The Hunter Or the Hunted? Pt 6 (Alien Covenant, 2017)

Alien_Covenant_posterAfter the beating Prometheus took from critics and fans, the rumor is that Ridley Scott proclaimed, “They want Aliens? I will give them f___ing Aliens.”  And so the Prometheus sequel morphed into an Alien Prequel.

Set ten years after Prometheus, we are introduced to a ship called the Covenant.  It is carrying thousands of colonists (and embryos) and is headed for a distant planet suitable for human colonization.  Piloted by a crew of married couples.  When tragedy strikes and kills the captain, the crew goes to fixing the ship.  They desire to honor the death of their captain, but Oran (now as the acting captain) is focused on the business.  As they finish the work, a transmission is intercepted.  It leads to the discovery of a habitable planet just weeks away.  Somehow this transmission and planet escaped notice.  Oram wants to visit the planet, as their original destination is seven years away.  Daniels (who was married to the deceased Captain) expresses concern that this is a bad idea.  Also on the ship is a Synthetic named Walter (played by Michael Fassbender).  While he looks like David, he is a decidedly different character.

They land on a lush, yet seemingly lifeless planet.  And things rapidly descend into horror.  Some of the crew is exposed to spores that result in proto-xenomorphs that burst from the backs of victims.  You know, instead of from the chest.  David saves the crew, only to be revealed as a lone hermit who spent the last ten years trying to create a weaponized life form.  In a flashback we discover that when Shaw and David arrived at the planet, he dropped the goo on the Engineer populace.  Now he hopes to do the same to humanity.

The film borrows from all the previous films in it’s resolution.  For example, there is an airlock fight like Alien and Aliens.  The film has a lot of ideas that never play out.  And worse, the questions of Prometheus are cast aside, as is Shaw.  The film telegraphs it’s twist ending from miles away.

The film takes several moments to cast Billy Crudup’s Oram as a disgraced man of faith.  Not disgraced in regards to his faith, but rather that his faith has had him blackballed from further advancement within the company.  The problem is, aside from a couple mentions of his faith, we never really see what that faith is in…or why it has been an impediment.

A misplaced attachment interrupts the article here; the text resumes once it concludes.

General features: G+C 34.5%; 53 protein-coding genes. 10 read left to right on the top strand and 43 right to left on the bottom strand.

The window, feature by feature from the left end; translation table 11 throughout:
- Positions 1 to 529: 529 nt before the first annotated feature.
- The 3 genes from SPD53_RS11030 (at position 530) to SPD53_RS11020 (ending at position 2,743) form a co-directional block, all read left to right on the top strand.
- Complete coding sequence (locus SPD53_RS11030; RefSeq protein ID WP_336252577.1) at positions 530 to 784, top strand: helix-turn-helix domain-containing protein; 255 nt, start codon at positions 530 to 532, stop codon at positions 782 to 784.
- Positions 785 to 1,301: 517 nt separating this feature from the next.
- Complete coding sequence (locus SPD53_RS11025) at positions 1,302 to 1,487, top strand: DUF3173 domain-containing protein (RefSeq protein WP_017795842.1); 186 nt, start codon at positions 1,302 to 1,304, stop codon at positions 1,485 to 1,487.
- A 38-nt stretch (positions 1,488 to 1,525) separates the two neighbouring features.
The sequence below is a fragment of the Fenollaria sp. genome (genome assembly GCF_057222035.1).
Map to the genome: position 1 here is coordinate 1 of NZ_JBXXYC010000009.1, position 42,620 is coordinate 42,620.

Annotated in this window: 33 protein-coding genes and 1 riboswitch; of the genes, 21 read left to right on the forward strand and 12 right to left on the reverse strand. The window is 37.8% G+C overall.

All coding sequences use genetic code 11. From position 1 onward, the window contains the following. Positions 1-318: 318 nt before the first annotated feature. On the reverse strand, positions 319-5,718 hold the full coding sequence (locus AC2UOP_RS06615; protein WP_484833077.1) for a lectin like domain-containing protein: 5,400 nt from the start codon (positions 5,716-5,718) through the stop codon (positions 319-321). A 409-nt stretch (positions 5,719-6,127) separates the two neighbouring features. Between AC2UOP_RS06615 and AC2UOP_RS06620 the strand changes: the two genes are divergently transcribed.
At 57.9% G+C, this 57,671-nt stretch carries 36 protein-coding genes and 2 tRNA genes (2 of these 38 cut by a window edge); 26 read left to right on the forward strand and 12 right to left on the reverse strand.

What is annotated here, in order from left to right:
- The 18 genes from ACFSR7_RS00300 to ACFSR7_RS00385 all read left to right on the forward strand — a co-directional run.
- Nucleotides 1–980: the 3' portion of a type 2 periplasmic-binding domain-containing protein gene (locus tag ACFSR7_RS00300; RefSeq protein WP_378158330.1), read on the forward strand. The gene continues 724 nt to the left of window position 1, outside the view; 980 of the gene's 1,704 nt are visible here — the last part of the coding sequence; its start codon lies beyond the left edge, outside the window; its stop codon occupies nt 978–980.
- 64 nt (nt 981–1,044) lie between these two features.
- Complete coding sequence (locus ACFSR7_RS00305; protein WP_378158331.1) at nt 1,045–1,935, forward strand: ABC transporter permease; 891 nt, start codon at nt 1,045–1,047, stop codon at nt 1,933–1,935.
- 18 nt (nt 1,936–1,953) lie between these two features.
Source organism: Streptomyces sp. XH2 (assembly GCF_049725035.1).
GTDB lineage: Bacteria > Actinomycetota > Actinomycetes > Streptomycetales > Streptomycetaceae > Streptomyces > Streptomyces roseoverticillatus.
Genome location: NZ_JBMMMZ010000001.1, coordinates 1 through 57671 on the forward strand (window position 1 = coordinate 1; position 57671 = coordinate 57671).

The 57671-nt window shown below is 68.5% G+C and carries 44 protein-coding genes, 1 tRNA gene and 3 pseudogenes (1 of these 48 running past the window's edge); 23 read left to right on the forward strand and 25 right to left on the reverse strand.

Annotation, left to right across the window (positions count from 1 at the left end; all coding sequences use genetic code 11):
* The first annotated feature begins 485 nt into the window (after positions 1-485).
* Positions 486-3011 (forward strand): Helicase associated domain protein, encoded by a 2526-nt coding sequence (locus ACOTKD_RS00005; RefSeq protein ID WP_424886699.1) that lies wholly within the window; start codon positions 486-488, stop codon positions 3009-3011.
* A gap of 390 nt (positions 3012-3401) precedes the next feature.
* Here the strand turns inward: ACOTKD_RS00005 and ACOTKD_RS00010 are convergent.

Daniel seems to be in shock the entire film, some of which is understandable, but then she suddenly becomes the “Ripley” of the film.  And they try and out-Ripley with Daniel.  She swings around the outside of a ship with a giant gun blasting away at the xenomorph.

For the large part, the effects are good, though there is one scene where a newly birthed xenomorph is clearly (and pretty embarrassingly) CGI.  Like Prometheus, the ideas seem unexplored and the story incomplete.

I did not hate the film.  Fassbender was great in his dual roles.  Walter had an entirely different tone and cadence to David.  I have always liked the design of the Alien franchise.  And the ships in Prometheus and Covenant do not feel like they cannot occupy the same space as the rest of the franchise.  In Alien we saw an industrial transport ship in Aliens a military vessel, in the third film a dilapidated prison and in Resurrection a military station.  All of these were utilitarian.  The Prometheus was a private company’s high tech research vessel and the Covenant is a luxury transport.

I really like the design of the proto-xenomorphs.  They are creepy and unnervingly vicious.  I liked the characters for the most part, and felt Danny McBride’s Tennessee one of the more stand out characters, in spite of being a fairly standard character in these types of films.  I would put Covenant above, say, the Alien Vs Predator films or Alien Resurrection.  But it does not rise to Alien or Aliens either.  The movie takes so many shortcuts, it results in characters looking a bit stupid.  “Lets not wear protective gear in a new environment, after all, we can breath the air!”  It is still a disappointing follow up with a annoying and dismal final reveal.

The Hunter or the Hunted? Pt 5 (Prometheus, 2012)

Prometheus_PosterResurrection seemed to kill the franchise.  But after two Alien vs Predator films, Ridley Scott became very annoyed and wanted to right the ship.  Kind of.  The vaguely titled Prometheus would be set before Alien, but it was not a direct prequel.  Rather, it would be Alien Adjacent.  This certainly made for an intriguing idea, and trailers showed a lot of hints of the unfamiliar future with brief glimpses of familiar sites.